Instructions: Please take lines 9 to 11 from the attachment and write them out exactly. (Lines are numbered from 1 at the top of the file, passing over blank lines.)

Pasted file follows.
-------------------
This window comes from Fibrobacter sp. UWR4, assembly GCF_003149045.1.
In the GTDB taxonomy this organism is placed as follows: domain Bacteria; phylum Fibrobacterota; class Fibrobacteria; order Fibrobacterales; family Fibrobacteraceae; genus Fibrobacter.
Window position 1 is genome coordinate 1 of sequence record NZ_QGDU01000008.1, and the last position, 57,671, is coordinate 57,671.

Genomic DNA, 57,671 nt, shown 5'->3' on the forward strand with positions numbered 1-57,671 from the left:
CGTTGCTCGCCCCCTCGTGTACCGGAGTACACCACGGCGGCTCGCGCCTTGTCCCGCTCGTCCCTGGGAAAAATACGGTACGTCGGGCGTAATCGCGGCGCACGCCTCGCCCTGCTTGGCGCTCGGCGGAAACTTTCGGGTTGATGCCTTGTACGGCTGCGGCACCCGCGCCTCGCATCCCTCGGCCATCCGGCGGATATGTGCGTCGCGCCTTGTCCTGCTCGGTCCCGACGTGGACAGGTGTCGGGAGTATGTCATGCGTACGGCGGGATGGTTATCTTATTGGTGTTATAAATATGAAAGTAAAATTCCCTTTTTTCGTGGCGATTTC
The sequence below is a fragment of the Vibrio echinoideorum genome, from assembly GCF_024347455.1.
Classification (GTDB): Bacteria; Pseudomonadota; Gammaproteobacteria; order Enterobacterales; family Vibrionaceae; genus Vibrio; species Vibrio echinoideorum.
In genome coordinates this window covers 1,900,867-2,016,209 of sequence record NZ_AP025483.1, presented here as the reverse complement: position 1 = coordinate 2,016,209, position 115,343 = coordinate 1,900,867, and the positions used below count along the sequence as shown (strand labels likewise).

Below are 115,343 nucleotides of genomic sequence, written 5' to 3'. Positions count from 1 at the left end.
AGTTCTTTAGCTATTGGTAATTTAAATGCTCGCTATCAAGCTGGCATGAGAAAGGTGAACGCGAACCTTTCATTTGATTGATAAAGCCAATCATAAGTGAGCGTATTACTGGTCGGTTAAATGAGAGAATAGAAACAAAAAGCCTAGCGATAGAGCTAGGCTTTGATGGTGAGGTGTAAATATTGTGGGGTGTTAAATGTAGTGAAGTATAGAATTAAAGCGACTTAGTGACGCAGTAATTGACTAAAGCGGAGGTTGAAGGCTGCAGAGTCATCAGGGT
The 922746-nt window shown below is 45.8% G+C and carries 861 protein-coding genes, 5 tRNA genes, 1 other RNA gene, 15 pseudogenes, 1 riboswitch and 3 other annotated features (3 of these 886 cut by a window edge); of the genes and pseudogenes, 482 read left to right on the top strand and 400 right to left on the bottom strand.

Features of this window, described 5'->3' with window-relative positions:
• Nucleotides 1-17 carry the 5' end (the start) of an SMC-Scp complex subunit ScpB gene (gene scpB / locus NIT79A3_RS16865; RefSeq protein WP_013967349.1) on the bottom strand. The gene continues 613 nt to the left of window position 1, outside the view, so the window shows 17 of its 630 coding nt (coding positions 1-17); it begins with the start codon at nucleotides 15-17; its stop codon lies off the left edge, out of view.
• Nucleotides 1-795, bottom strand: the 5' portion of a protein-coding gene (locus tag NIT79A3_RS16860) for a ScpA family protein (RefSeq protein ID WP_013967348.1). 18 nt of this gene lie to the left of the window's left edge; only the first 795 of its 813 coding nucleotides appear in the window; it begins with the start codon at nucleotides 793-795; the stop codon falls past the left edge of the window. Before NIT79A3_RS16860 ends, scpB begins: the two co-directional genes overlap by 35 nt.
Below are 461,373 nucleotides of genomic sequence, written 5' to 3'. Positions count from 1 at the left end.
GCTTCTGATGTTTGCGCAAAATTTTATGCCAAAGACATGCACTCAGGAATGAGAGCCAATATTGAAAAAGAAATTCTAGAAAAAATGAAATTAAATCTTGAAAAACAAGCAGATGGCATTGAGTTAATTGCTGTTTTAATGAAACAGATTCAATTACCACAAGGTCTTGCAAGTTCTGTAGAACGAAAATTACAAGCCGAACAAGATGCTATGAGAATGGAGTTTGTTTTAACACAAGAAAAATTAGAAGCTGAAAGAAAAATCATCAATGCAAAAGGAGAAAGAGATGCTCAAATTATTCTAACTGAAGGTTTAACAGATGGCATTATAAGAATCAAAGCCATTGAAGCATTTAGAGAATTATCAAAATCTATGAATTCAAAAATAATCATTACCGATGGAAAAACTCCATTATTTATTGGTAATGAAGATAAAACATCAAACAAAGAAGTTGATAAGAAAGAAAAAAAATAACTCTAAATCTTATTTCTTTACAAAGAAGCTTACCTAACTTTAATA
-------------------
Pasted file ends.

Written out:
Below are 115,343 nucleotides of genomic sequence, written 5' to 3'. Positions count from 1 at the left end.
AGTTCTTTAGCTATTGGTAATTTAAATGCTCGCTATCAAGCTGGCATGAGAAAGGTGAACGCGAACCTTTCATTTGATTGATAAAGCCAATCATAAGTGAGCGTATTACTGGTCGGTTAAATGAGAGAATAGAAACAAAAAGCCTAGCGATAGAGCTAGGCTTTGATGGTGAGGTGTAAATATTGTGGGGTGTTAAATGTAGTGAAGTATAGAATTAAAGCGACTTAGTGACGCAGTAATTGACTAAAGCGGAGGTTGAAGGCTGCAGAGTCATCAGGGT
The 922746-nt window shown below is 45.8% G+C and carries 861 protein-coding genes, 5 tRNA genes, 1 other RNA gene, 15 pseudogenes, 1 riboswitch and 3 other annotated features (3 of these 886 cut by a window edge); of the genes and pseudogenes, 482 read left to right on the top strand and 400 right to left on the bottom strand.